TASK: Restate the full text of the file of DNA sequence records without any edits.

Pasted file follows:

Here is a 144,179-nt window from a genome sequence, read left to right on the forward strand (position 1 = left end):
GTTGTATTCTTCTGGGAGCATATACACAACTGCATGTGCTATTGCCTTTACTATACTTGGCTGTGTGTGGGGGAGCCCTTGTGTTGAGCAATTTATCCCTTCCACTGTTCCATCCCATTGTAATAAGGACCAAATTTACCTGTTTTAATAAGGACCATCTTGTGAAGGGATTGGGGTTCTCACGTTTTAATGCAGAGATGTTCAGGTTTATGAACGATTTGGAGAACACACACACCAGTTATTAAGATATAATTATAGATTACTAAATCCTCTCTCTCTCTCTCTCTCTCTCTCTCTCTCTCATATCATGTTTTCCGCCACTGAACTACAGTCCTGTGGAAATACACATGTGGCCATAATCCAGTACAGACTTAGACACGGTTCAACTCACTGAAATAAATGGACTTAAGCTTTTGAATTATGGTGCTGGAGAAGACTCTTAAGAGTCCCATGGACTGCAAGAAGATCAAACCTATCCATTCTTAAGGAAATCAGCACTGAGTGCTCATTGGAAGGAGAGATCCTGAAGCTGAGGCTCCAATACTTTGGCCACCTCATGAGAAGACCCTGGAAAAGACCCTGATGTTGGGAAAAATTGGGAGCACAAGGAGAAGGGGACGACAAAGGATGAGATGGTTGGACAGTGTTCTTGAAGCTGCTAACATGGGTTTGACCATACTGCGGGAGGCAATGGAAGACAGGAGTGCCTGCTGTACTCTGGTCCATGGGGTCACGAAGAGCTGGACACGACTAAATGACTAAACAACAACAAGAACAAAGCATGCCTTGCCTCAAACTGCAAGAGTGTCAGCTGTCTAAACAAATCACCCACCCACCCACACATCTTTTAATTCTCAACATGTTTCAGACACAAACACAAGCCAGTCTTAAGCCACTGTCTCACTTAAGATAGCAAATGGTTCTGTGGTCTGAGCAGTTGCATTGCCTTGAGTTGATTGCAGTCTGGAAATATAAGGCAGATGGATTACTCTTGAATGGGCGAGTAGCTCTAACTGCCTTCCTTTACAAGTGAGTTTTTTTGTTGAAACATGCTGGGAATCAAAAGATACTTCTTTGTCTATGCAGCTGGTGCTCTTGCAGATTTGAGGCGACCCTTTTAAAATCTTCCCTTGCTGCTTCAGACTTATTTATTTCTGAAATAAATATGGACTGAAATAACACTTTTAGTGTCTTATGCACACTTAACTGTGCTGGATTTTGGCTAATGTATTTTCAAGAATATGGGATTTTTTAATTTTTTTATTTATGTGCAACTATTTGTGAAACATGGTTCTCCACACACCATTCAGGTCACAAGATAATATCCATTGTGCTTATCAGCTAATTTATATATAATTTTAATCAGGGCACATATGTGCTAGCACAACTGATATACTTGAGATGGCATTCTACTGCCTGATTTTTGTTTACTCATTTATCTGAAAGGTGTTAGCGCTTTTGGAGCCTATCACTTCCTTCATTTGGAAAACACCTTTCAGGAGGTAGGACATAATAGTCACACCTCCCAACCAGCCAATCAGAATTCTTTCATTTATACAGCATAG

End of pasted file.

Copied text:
Here is a 144,179-nt window from a genome sequence, read left to right on the forward strand (position 1 = left end):
GTTGTATTCTTCTGGGAGCATATACACAACTGCATGTGCTATTGCCTTTACTATACTTGGCTGTGTGTGGGGGAGCCCTTGTGTTGAGCAATTTATCCCTTCCACTGTTCCATCCCATTGTAATAAGGACCAAATTTACCTGTTTTAATAAGGACCATCTTGTGAAGGGATTGGGGTTCTCACGTTTTAATGCAGAGATGTTCAGGTTTATGAACGATTTGGAGAACACACACACCAGTTATTAAGATATAATTATAGATTACTAAATCCTCTCTCTCTCTCTCTCTCTCTCTCTCTCTCTCATATCATGTTTTCCGCCACTGAACTACAGTCCTGTGGAAATACACATGTGGCCATAATCCAGTACAGACTTAGACACGGTTCAACTCACTGAAATAAATGGACTTAAGCTTTTGAATTATGGTGCTGGAGAAGACTCTTAAGAGTCCCATGGACTGCAAGAAGATCAAACCTATCCATTCTTAAGGAAATCAGCACTGAGTGCTCATTGGAAGGAGAGATCCTGAAGCTGAGGCTCCAATACTTTGGCCACCTCATGAGAAGACCCTGGAAAAGACCCTGATGTTGGGAAAAATTGGGAGCACAAGGAGAAGGGGACGACAAAGGATGAGATGGTTGGACAGTGTTCTTGAAGCTGCTAACATGGGTTTGACCATACTGCGGGAGGCAATGGAAGACAGGAGTGCCTGCTGTACTCTGGTCCATGGGGTCACGAAGAGCTGGACACGACTAAATGACTAAACAACAACAAGAACAAAGCATGCCTTGCCTCAAACTGCAAGAGTGTCAGCTGTCTAAACAAATCACCCACCCACCCACACATCTTTTAATTCTCAACATGTTTCAGACACAAACACAAGCCAGTCTTAAGCCACTGTCTCACTTAAGATAGCAAATGGTTCTGTGGTCTGAGCAGTTGCATTGCCTTGAGTTGATTGCAGTCTGGAAATATAAGGCAGATGGATTACTCTTGAATGGGCGAGTAGCTCTAACTGCCTTCCTTTACAAGTGAGTTTTTTTGTTGAAACATGCTGGGAATCAAAAGATACTTCTTTGTCTATGCAGCTGGTGCTCTTGCAGATTTGAGGCGACCCTTTTAAAATCTTCCCTTGCTGCTTCAGACTTATTTATTTCTGAAATAAATATGGACTGAAATAACACTTTTAGTGTCTTATGCACACTTAACTGTGCTGGATTTTGGCTAATGTATTTTCAAGAATATGGGATTTTTTAATTTTTTTATTTATGTGCAACTATTTGTGAAACATGGTTCTCCACACACCATTCAGGTCACAAGATAATATCCATTGTGCTTATCAGCTAATTTATATATAATTTTAATCAGGGCACATATGTGCTAGCACAACTGATATACTTGAGATGGCATTCTACTGCCTGATTTTTGTTTACTCATTTATCTGAAAGGTGTTAGCGCTTTTGGAGCCTATCACTTCCTTCATTTGGAAAACACCTTTCAGGAGGTAGGACATAATAGTCACACCTCCCAACCAGCCAATCAGAATTCTTTCATTTATACAGCATAG